SUFFERN, N.Y. — Just before noon on a recent Sunday, about 50 Zoroastrian men and women stood in a circle clasping hands inside of the Dar-E-Mehr fire temple in this village about a 40-minute drive north of Manhattan. It is here, at 106 Pomona Rd., where Zoroastrians in the tri-state area meet monthly to pray and educate their youth.

Each person in the circle covered their head with either a shawl or a short cylindrical cap, called a topee. Some worshippers, including Khursheed Navdar, the prayer leader and the president of the Zoroastrian Association of Greater New York, shut their eyes, meditating while reciting the prayers. Others, including the many children, curiously peered at their fellow circle mates.

After Navdar finished the prayers, she opened the circle up for announcements. A mother introduced her kindergartener who was starting the religion education course, and a high school senior announced his cancer research fundraiser. Navdar instructed the adults to stay in the main auditorium for emergency response training while the children happily clambered up the stairs to their respective classrooms.

Inside one of the classrooms, Avan Patel, the daughter of a Zoroastrian priest, was preparing selections from children’s books on the faith. Patel’s lesson plan for the day was to introduce the Navjote — the religious induction ceremony for girls and boys between the ages of 7 and 15. It is also when a child receives a white cotton shirt (Sudreh) and woolen cord (Kusti), the ceremonial clothing that Zoroastrians wear every day as a kind of armor against evil. Patel settled on a book that describes the Navjote from the perspective of a young boy named Dinyar, which she said makes the ceremony more relatable for the children who may not have had their Navjote yet.

Patel, 47, fell in love with her religion courses as a child, leading her to start teaching her own Zoroastrian prayer and culture courses in 1998.

“As an adult, you realize the value of these Zoroastrian traditions, stories and prayers, and how they help you understand your identity in an overwhelming world,” Patel said. “Teaching the Zoroastrian children the ways of our religion makes me feel proud and happy as if I was a representative of our ancestors.”

Patel stood at the front of the room alongside her former student, Aaria Nadar, 17, who was now her teaching assistant. The four wide-eyed 7-year-olds in their class looked up intently as Nadar wrote “Navjote = new birth” on the whiteboard. To provide a mental image of the ceremony for the young ones, Nadar took out an iPad and began swiping through photos of her and her sister’s shared Navjote ceremony a few years ago in India.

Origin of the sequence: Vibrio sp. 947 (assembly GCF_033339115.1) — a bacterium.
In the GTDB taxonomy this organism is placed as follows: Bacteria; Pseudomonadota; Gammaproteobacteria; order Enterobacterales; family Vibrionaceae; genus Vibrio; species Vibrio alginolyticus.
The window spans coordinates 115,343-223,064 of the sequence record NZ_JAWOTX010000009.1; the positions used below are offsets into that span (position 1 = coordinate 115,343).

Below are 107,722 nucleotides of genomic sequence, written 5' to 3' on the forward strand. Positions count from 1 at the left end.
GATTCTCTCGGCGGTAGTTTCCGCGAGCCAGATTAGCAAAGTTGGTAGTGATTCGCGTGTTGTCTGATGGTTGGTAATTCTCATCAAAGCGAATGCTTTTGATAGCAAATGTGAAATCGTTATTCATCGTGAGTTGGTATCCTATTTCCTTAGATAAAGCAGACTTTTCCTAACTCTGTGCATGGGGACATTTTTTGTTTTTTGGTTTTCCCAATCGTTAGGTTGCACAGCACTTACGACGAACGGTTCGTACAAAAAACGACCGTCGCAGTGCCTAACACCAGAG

“There’ll be older children who’ll guide and explain concepts to younger kids,” Patel said after the class, “and that always makes me smile, knowing that they’re learning and wanting to spread their knowledge with others.”

Patel explained how the ceremony lasts about 45 minutes and ends with the priest, or Dasturji, performing a blessing by showering the child with rose petals and rice. Afterwards, the child is dressed in new clothing and jewelry for a celebration. Oftentimes, the celebration includes a special dinner, called a Parsi Bonu, in which friends and family eat off banana leaves.

Patel then called for a volunteer. There were two girls and two boys in the class and both the girls raised their hands. Patel chose one, telling her, “Let’s pretend it’s your Navjote.” Nadar helped the girl put on the Sudreh. Patel pointed out the small pocket on the shirt’s front — “the pocket of good deeds,” representing the third and final aspect of the religion’s three-pronged motto: “good thoughts, good words, good deeds.” Patel and Nadar guided the girl to hold the Kusti, the sacred wool string, correctly: folded once and held taut horizontally across the body with one thumb holding the loop. The little girl helpfully reminded them to not let the Kusti touch the ground.

“Let the Sudreh and Kusti be the badge of service to Ahura Mazda [God],” Patel said. “These things that we wear on our body protect us, and it’s something to feel honorable about.”

Patel pointed to a photo of a bearded man and asked the children who it was: Ahura Mazda (the God) or Zarathustra (the prophet). Silence. “Ahura Mazda?” a young girl questioned. It was Zarathustra.

“Is God a human being?” Patel asked the children. “No,” Patel continued. “He’s a special force. We can’t see him, but he’s everywhere. And his name, just like we all have names, is Ahura Mazda. Zarathustra is a man on earth, just like us, and the son of God.”

To end the class, Patel pointed again to the photo of the bearded man and asked, “If you think it’s Zarathustra, raise your hand.” This time, the hands of all four children shot up in unison. Patel smiled.

“We all learn by either repetition or experience,” Patel said. “When I present a lesson to the kids by telling a story, writing notes on the whiteboard or doing arts and crafts relating to the lesson — it brings it to life.”